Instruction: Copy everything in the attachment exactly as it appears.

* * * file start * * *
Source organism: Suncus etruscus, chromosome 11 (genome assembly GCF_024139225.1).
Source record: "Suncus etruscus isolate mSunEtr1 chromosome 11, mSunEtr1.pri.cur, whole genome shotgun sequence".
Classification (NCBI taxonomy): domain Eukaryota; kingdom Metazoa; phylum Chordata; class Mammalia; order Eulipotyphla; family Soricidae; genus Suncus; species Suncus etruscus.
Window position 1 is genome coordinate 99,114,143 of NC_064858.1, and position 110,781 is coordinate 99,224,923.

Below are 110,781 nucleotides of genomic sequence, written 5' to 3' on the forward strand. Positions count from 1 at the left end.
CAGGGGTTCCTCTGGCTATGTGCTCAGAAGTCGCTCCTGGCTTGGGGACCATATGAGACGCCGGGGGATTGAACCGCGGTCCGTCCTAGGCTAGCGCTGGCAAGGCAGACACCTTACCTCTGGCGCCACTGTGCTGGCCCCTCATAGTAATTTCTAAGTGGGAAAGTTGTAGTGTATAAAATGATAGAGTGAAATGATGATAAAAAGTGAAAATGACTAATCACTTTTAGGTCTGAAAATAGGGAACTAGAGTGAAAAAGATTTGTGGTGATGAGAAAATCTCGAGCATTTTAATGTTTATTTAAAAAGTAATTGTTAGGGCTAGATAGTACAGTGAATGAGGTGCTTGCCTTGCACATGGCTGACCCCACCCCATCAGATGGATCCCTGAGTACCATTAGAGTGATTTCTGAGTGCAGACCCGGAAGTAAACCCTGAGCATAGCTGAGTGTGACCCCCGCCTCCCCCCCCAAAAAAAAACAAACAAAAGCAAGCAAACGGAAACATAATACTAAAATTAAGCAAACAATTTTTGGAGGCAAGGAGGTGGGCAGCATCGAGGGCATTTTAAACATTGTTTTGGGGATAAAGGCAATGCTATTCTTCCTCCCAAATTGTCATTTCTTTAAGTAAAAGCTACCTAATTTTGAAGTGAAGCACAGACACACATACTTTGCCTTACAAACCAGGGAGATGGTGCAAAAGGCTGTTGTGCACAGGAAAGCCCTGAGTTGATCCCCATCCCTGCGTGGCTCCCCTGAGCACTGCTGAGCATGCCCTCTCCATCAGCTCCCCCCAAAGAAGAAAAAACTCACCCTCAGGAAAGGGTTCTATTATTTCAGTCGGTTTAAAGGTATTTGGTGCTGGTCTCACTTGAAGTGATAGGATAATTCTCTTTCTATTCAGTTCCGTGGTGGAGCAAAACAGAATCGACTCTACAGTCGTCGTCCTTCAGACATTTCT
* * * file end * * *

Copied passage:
Source organism: Suncus etruscus, chromosome 11 (genome assembly GCF_024139225.1).
Source record: "Suncus etruscus isolate mSunEtr1 chromosome 11, mSunEtr1.pri.cur, whole genome shotgun sequence".
Classification (NCBI taxonomy): domain Eukaryota; kingdom Metazoa; phylum Chordata; class Mammalia; order Eulipotyphla; family Soricidae; genus Suncus; species Suncus etruscus.
Window position 1 is genome coordinate 99,114,143 of NC_064858.1, and position 110,781 is coordinate 99,224,923.

Below are 110,781 nucleotides of genomic sequence, written 5' to 3' on the forward strand. Positions count from 1 at the left end.
CAGGGGTTCCTCTGGCTATGTGCTCAGAAGTCGCTCCTGGCTTGGGGACCATATGAGACGCCGGGGGATTGAACCGCGGTCCGTCCTAGGCTAGCGCTGGCAAGGCAGACACCTTACCTCTGGCGCCACTGTGCTGGCCCCTCATAGTAATTTCTAAGTGGGAAAGTTGTAGTGTATAAAATGATAGAGTGAAATGATGATAAAAAGTGAAAATGACTAATCACTTTTAGGTCTGAAAATAGGGAACTAGAGTGAAAAAGATTTGTGGTGATGAGAAAATCTCGAGCATTTTAATGTTTATTTAAAAAGTAATTGTTAGGGCTAGATAGTACAGTGAATGAGGTGCTTGCCTTGCACATGGCTGACCCCACCCCATCAGATGGATCCCTGAGTACCATTAGAGTGATTTCTGAGTGCAGACCCGGAAGTAAACCCTGAGCATAGCTGAGTGTGACCCCCGCCTCCCCCCCCAAAAAAAAACAAACAAAAGCAAGCAAACGGAAACATAATACTAAAATTAAGCAAACAATTTTTGGAGGCAAGGAGGTGGGCAGCATCGAGGGCATTTTAAACATTGTTTTGGGGATAAAGGCAATGCTATTCTTCCTCCCAAATTGTCATTTCTTTAAGTAAAAGCTACCTAATTTTGAAGTGAAGCACAGACACACATACTTTGCCTTACAAACCAGGGAGATGGTGCAAAAGGCTGTTGTGCACAGGAAAGCCCTGAGTTGATCCCCATCCCTGCGTGGCTCCCCTGAGCACTGCTGAGCATGCCCTCTCCATCAGCTCCCCCCAAAGAAGAAAAAACTCACCCTCAGGAAAGGGTTCTATTATTTCAGTCGGTTTAAAGGTATTTGGTGCTGGTCTCACTTGAAGTGATAGGATAATTCTCTTTCTATTCAGTTCCGTGGTGGAGCAAAACAGAATCGACTCTACAGTCGTCGTCCTTCAGACATTTCT